Woman in bed struggling to get to sleep - featured image to illustrate sleep disorders and MS

Sleep disorders in women with MS linked to cognitive decline

A new study has found that sleep disorders such as sleep apnea and insomnia may contribute to cognitive decline in females with multiple sclerosis (MS).

The study took data from over 63,000 nurses – 524 of whom had MS – and found that in patients who had evidence of sleep disorders tended to self-report worse cognition four years later. Cognition problems included difficulty following conversations or instructions, and trouble with street navigation.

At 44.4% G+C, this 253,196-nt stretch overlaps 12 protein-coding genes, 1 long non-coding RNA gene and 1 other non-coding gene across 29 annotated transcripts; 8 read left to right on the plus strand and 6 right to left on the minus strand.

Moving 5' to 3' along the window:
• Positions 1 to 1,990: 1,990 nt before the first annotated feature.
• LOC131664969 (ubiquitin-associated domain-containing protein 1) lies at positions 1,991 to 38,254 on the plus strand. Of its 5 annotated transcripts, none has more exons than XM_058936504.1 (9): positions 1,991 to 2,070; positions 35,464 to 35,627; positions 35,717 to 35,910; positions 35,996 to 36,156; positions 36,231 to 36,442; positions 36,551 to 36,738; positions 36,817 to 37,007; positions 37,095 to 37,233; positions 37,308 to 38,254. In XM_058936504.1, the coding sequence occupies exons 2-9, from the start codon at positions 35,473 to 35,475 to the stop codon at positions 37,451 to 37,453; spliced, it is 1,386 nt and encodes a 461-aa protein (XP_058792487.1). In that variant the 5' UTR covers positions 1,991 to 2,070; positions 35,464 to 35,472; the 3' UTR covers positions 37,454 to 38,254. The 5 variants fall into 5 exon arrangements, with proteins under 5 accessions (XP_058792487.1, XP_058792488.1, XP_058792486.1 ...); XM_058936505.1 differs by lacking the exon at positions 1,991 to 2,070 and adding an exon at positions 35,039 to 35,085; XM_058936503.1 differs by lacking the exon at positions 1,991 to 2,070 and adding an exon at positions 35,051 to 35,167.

The study participants with MS had a higher prevalence of common MS sleep disorders such as obstructive sleep apnea, excessive daytime sleepiness, and insomnia.

“Perceived cognitive decline, even in the absence of objective changes, could be an important window of opportunity to identify treatable exacerbating factors, such as sleep disorders,” Dr Tiffany Braley, director of the MS Fatigue and Sleep Clinic at University of Michigan Health and lead author of the study, said.